The secrets are stored as key-value pairs, as they are in the case of ConfigMaps. We can specify the value as a data and/or a stringData field (technically all stringData fields are converted to a data field internally). Values in a data field has to be a base64 encoded string, whereas a stringData field can hold arbitrary strings.

There are a few built-in secret types available, where the Opaque type is the default and what is used for arbitrary user-data. We can also specify custom types if needed. There's also types for service-accounts, certificates and more.

Create secret

Let's create a simple secret as an example

1kubectl create secret <secret-type> <secret-name>
Create a generic empty secret

We haven't specified any data in the secret so for now it's empty.

Let's recreate the secret with values from the commandline. For that we use the --from-literal parameter

1kubectl create secret <secret-type> <secret-name> --from-literal=<key>=<value> --from-literal=<key2>=<value>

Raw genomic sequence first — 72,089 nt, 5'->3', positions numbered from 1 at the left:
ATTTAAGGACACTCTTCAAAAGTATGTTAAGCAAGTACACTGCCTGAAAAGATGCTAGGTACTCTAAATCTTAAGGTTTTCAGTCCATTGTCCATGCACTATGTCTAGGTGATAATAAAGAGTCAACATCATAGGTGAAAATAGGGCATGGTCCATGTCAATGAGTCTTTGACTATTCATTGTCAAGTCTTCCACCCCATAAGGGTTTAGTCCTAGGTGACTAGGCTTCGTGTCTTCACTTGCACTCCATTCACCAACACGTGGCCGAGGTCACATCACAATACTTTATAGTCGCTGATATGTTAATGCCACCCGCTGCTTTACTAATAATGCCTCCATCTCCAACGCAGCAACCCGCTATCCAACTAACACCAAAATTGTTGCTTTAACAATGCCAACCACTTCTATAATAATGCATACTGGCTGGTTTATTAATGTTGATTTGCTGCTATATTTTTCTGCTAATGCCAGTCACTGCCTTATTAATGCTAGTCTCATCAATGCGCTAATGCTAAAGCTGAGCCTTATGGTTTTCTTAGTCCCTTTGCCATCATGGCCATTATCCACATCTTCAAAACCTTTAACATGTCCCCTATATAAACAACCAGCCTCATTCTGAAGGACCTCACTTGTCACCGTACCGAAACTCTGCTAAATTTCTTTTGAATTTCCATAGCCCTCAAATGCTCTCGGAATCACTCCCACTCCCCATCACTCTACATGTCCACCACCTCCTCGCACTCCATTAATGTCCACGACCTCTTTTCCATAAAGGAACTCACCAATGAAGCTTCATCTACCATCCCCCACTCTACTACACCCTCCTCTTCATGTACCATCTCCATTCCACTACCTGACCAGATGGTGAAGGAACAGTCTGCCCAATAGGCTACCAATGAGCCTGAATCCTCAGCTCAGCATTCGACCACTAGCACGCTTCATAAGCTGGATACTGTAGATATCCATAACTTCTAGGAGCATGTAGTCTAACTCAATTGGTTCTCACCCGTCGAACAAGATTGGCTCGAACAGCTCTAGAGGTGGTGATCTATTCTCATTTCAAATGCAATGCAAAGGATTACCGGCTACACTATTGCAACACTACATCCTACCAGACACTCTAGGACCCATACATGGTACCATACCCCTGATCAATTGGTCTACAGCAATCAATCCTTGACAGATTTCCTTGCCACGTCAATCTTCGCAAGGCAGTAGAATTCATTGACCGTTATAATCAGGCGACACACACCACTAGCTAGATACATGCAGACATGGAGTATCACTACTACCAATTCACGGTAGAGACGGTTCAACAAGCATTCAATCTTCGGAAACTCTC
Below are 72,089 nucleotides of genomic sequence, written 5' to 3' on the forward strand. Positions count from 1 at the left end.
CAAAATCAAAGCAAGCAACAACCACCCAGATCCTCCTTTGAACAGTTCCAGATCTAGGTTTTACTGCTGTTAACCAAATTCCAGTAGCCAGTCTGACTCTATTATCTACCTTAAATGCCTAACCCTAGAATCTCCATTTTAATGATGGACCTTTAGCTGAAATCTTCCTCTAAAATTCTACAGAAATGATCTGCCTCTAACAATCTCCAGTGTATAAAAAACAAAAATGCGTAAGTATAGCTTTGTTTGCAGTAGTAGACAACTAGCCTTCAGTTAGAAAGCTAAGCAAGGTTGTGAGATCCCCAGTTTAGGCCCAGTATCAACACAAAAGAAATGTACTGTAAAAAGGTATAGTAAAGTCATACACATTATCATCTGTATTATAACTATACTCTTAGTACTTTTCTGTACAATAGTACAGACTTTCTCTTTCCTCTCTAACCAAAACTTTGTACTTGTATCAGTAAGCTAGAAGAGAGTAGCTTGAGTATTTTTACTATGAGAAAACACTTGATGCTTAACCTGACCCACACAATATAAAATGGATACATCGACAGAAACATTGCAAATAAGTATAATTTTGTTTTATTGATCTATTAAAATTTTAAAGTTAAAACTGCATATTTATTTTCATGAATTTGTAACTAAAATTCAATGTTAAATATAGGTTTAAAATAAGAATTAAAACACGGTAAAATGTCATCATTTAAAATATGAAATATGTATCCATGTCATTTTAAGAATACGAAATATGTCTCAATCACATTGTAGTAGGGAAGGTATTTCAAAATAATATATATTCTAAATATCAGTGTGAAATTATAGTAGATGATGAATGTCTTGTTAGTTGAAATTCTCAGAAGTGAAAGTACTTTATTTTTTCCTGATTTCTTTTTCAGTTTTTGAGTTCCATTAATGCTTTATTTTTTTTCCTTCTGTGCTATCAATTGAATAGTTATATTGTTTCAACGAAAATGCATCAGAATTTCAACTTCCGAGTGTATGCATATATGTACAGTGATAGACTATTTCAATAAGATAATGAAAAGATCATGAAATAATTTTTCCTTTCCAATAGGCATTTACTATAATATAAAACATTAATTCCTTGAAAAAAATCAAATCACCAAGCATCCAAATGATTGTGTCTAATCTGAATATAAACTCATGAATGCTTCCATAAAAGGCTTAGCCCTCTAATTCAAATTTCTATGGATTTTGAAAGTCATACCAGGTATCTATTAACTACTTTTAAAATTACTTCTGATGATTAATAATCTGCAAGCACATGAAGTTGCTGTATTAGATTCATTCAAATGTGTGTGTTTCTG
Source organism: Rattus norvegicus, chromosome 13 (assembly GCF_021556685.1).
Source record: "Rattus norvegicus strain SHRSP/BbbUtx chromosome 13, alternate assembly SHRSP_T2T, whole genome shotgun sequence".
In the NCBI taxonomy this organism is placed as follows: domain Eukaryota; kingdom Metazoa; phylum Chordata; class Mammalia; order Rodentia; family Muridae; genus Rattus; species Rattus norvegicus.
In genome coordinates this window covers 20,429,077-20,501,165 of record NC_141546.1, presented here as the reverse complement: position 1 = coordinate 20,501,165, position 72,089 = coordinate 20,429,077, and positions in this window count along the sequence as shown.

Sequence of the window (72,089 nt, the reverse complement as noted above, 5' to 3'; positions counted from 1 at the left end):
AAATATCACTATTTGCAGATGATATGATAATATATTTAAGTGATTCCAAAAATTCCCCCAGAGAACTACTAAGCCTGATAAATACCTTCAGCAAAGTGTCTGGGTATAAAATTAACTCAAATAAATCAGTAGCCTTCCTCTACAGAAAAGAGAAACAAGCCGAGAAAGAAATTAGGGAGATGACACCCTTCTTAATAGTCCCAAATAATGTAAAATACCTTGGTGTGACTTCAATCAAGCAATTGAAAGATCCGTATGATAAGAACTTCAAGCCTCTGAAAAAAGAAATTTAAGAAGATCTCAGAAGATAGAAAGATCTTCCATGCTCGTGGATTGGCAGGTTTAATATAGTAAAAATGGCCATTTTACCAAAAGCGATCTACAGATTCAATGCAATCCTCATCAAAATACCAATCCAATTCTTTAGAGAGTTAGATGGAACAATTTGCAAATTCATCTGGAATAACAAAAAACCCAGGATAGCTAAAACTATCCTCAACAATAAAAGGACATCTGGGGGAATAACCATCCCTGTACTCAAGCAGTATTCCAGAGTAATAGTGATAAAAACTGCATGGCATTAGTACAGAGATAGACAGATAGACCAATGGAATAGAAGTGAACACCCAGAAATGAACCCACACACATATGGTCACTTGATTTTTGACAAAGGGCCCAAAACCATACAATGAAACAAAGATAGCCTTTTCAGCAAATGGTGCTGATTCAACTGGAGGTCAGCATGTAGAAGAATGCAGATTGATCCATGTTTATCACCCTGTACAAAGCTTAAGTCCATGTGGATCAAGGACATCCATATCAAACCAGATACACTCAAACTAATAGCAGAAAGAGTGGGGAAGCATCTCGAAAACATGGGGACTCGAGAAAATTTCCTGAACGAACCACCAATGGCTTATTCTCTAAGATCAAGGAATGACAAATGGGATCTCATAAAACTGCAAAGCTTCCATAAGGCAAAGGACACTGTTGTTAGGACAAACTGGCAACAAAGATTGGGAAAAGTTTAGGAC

Create secret with values

As we can see the actual values have been base64 encoded. Notice also that the secret-type is set to Opaque which is the default/generic.

Let's try to decode the password value. First we'll examine the yaml output of the secret, and then extract the .data.password value and pipe it through a base64 decoder

1kubectl get secret my-secret -o yaml
3kubectl get secret my-secret -o jsonpath='{.data}'
5echo $(kubectl get secret my-secret -o jsonpath='{.data.password}' | base64 --decode )
Decoding a secret

As this shows, be careful with who can access the secrets in the cluster as it's fairly easy to retrieve the values.

Data can be added from a text file as well. We use the --from-file parameter instead of the --from-literal as we saw in the previous example.

1kubectl create secret <secret-type> <secret-name> --from-file=<key>=<value>
Create secret from file, and decode to verify

Note that in this example, we're only creating the password, but we could create the username as well and add it to the same secret